NaNoWriMo – Day 5

This has been the most productive day I’ve ever had in NaNoWriMo–8,700 words, and I surpassed the halfway mark in word count and reached 27,536 words. I’ve done nothing except write for as many hours as I possibly could in the past five days, and, frankly, I’m exhausted. Tomorrow is a break because I’m driving a friend to DC for the day. I think that’s needed because I don’t think I can keep this pace going.

Here’s today’s excerpt, from Chapter Seven, Tools of the Trade:

“What else did they tell you about Mir Saradi?” she asked.

“He is a legend already, and many tribes have joined with him to fight the Taliban and al Qaeda. He is a Russian who came to fight for Allah, may we bless his name,” said Hawat.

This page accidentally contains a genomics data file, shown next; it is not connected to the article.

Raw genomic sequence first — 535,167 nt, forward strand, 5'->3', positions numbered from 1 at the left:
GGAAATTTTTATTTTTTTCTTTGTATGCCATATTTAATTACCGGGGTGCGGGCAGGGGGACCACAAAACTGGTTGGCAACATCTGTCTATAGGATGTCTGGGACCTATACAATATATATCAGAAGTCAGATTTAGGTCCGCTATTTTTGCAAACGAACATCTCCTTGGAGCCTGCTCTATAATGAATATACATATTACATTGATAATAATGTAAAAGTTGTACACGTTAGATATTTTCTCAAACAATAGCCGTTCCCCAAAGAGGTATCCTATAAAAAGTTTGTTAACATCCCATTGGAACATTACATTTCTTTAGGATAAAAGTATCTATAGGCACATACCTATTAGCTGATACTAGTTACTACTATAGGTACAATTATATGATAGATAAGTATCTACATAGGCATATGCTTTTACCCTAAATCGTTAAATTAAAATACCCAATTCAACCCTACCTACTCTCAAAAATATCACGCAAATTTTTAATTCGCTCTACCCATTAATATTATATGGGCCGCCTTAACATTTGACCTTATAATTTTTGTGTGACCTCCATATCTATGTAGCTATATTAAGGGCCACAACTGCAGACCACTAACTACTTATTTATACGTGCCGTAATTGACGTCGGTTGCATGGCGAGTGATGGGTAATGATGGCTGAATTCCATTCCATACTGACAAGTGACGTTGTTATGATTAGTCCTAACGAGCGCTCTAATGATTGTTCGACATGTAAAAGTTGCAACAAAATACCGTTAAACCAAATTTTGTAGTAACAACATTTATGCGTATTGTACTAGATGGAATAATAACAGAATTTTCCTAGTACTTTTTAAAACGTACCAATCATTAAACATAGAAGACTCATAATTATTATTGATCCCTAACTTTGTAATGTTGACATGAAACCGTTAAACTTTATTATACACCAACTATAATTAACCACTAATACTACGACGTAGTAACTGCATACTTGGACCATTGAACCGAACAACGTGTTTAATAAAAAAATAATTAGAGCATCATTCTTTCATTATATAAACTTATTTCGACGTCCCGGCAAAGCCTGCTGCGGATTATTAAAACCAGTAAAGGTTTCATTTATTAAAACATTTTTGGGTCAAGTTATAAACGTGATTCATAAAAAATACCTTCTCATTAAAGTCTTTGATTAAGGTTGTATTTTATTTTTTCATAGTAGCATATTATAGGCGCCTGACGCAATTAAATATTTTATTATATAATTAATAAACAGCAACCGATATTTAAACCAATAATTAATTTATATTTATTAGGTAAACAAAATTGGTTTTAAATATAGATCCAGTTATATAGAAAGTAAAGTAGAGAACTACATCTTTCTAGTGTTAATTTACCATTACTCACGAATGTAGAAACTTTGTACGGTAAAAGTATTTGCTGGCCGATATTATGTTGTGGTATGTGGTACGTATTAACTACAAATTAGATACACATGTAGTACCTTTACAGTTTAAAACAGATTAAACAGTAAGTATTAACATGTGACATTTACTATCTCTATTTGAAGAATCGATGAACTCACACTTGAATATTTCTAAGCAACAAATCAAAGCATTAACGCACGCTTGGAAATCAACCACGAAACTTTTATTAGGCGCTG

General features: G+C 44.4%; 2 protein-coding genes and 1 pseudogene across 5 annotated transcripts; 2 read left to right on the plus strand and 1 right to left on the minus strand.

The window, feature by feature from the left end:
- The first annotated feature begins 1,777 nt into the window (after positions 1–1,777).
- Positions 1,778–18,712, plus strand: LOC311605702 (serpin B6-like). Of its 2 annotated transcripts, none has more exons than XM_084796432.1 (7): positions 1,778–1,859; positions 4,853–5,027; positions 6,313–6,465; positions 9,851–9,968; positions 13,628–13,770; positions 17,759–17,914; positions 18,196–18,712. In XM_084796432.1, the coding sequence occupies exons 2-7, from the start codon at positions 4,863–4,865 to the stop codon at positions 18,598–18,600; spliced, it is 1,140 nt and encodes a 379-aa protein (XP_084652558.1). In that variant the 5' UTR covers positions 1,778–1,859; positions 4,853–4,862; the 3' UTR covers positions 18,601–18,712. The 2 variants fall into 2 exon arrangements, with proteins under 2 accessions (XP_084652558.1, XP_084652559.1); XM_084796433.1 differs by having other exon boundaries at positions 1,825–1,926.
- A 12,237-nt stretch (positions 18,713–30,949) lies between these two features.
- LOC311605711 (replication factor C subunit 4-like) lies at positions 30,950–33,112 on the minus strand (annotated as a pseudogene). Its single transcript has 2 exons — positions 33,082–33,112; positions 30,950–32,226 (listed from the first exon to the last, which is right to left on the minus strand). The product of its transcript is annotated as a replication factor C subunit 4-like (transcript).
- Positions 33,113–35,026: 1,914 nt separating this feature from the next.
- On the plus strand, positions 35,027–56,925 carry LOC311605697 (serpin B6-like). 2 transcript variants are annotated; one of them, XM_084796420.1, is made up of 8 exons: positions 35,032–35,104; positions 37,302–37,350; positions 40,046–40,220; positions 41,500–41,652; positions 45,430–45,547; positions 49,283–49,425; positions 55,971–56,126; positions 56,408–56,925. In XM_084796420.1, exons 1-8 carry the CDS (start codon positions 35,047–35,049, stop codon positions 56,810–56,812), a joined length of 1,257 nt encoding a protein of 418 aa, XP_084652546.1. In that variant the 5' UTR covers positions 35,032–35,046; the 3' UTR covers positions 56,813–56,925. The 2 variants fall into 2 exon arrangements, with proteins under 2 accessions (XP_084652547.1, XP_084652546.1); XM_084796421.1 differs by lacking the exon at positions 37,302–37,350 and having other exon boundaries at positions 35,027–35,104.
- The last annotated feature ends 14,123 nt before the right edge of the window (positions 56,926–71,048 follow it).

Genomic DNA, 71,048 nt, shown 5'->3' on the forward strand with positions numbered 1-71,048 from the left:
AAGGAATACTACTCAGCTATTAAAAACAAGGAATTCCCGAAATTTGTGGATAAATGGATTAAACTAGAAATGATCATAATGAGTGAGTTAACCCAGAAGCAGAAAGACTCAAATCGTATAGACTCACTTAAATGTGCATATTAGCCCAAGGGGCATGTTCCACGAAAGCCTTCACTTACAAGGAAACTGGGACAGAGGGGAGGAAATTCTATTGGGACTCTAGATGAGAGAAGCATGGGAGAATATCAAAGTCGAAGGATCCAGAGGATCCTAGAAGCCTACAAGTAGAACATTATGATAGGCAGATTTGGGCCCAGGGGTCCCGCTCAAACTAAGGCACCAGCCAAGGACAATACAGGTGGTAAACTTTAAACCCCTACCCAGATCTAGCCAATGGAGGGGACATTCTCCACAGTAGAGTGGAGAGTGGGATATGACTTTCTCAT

Hawat told the soldiers’ stories of Mir Saradi, all heroic. Saradi rode into battle on a magnificent white horse, though she found that hard to believe, knowing Alexei’s distrust of horses. 

Saradi prayed before battle, he quoted from the Quran to inspire his men, he turned the truth of the Quran against those who perverted it. He carried his Quran, in Russian, as a battle shield. He gave alms.

“They say he hunts bin Laden to avenge his murdered family,” Hawat said, “but he carries the blood vengeance for many with him.”

That Mai did believe. As in the Balkans, Afghani tribesmen would understand blood vengeance. Hawat’s effusions added to what the Talib had told her painted an interesting picture, a portrait of a man she wasn’t sure she knew, a holy warrior.

“The soldiers say they do not fear his blue eyes,” Hawat said, “because they shine with the holy light of Allah, the merciful, the compassionate…”

“Fine and good,” Mai interrupted. “Did they say where he is now?”